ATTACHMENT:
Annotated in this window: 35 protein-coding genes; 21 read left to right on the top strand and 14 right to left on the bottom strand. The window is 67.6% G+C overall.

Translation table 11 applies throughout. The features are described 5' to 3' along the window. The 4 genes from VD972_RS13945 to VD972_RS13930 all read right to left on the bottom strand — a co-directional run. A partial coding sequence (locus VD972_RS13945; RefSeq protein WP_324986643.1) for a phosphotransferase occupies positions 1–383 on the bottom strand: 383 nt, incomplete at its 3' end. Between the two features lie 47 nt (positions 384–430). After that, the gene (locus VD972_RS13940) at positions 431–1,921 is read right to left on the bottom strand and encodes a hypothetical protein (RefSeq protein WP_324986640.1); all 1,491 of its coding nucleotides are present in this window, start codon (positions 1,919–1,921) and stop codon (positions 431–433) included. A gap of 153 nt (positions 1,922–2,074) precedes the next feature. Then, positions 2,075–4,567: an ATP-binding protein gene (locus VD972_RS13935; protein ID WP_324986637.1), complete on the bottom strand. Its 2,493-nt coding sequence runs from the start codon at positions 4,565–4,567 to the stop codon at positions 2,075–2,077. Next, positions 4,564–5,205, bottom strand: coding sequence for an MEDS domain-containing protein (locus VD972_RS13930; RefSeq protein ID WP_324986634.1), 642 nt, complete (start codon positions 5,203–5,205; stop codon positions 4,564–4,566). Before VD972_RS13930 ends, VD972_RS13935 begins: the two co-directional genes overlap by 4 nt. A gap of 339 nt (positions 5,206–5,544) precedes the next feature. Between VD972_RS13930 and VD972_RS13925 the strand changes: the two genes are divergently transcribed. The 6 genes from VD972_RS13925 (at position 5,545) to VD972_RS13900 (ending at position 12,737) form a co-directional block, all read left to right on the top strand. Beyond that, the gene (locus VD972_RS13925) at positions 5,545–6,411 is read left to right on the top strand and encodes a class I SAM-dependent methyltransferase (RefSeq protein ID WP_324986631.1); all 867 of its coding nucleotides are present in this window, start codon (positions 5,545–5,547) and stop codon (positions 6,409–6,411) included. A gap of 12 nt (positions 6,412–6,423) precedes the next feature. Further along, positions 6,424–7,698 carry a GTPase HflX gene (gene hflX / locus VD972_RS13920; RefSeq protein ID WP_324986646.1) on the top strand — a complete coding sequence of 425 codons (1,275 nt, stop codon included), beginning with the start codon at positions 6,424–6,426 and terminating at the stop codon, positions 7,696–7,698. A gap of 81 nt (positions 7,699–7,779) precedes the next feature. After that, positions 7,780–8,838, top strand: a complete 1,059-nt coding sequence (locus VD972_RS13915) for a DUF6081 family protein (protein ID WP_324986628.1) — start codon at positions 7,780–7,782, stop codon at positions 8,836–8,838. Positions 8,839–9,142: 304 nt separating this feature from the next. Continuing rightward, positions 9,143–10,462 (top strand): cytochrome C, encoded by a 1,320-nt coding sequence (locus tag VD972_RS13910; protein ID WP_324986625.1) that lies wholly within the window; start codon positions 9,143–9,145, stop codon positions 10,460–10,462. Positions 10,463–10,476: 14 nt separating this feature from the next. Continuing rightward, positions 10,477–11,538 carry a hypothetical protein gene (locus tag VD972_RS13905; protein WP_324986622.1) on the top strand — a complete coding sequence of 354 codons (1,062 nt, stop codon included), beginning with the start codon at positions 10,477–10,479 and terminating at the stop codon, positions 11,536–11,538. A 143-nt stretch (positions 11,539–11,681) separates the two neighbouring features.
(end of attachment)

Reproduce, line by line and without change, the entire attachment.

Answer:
Annotated in this window: 35 protein-coding genes; 21 read left to right on the top strand and 14 right to left on the bottom strand. The window is 67.6% G+C overall.

Translation table 11 applies throughout. The features are described 5' to 3' along the window. The 4 genes from VD972_RS13945 to VD972_RS13930 all read right to left on the bottom strand — a co-directional run. A partial coding sequence (locus VD972_RS13945; RefSeq protein WP_324986643.1) for a phosphotransferase occupies positions 1–383 on the bottom strand: 383 nt, incomplete at its 3' end. Between the two features lie 47 nt (positions 384–430). After that, the gene (locus VD972_RS13940) at positions 431–1,921 is read right to left on the bottom strand and encodes a hypothetical protein (RefSeq protein WP_324986640.1); all 1,491 of its coding nucleotides are present in this window, start codon (positions 1,919–1,921) and stop codon (positions 431–433) included. A gap of 153 nt (positions 1,922–2,074) precedes the next feature. Then, positions 2,075–4,567: an ATP-binding protein gene (locus VD972_RS13935; protein ID WP_324986637.1), complete on the bottom strand. Its 2,493-nt coding sequence runs from the start codon at positions 4,565–4,567 to the stop codon at positions 2,075–2,077. Next, positions 4,564–5,205, bottom strand: coding sequence for an MEDS domain-containing protein (locus VD972_RS13930; RefSeq protein ID WP_324986634.1), 642 nt, complete (start codon positions 5,203–5,205; stop codon positions 4,564–4,566). Before VD972_RS13930 ends, VD972_RS13935 begins: the two co-directional genes overlap by 4 nt. A gap of 339 nt (positions 5,206–5,544) precedes the next feature. Between VD972_RS13930 and VD972_RS13925 the strand changes: the two genes are divergently transcribed. The 6 genes from VD972_RS13925 (at position 5,545) to VD972_RS13900 (ending at position 12,737) form a co-directional block, all read left to right on the top strand. Beyond that, the gene (locus VD972_RS13925) at positions 5,545–6,411 is read left to right on the top strand and encodes a class I SAM-dependent methyltransferase (RefSeq protein ID WP_324986631.1); all 867 of its coding nucleotides are present in this window, start codon (positions 5,545–5,547) and stop codon (positions 6,409–6,411) included. A gap of 12 nt (positions 6,412–6,423) precedes the next feature. Further along, positions 6,424–7,698 carry a GTPase HflX gene (gene hflX / locus VD972_RS13920; RefSeq protein ID WP_324986646.1) on the top strand — a complete coding sequence of 425 codons (1,275 nt, stop codon included), beginning with the start codon at positions 6,424–6,426 and terminating at the stop codon, positions 7,696–7,698. A gap of 81 nt (positions 7,699–7,779) precedes the next feature. After that, positions 7,780–8,838, top strand: a complete 1,059-nt coding sequence (locus VD972_RS13915) for a DUF6081 family protein (protein ID WP_324986628.1) — start codon at positions 7,780–7,782, stop codon at positions 8,836–8,838. Positions 8,839–9,142: 304 nt separating this feature from the next. Continuing rightward, positions 9,143–10,462 (top strand): cytochrome C, encoded by a 1,320-nt coding sequence (locus tag VD972_RS13910; protein ID WP_324986625.1) that lies wholly within the window; start codon positions 9,143–9,145, stop codon positions 10,460–10,462. Positions 10,463–10,476: 14 nt separating this feature from the next. Continuing rightward, positions 10,477–11,538 carry a hypothetical protein gene (locus tag VD972_RS13905; protein WP_324986622.1) on the top strand — a complete coding sequence of 354 codons (1,062 nt, stop codon included), beginning with the start codon at positions 10,477–10,479 and terminating at the stop codon, positions 11,536–11,538. A 143-nt stretch (positions 11,539–11,681) separates the two neighbouring features.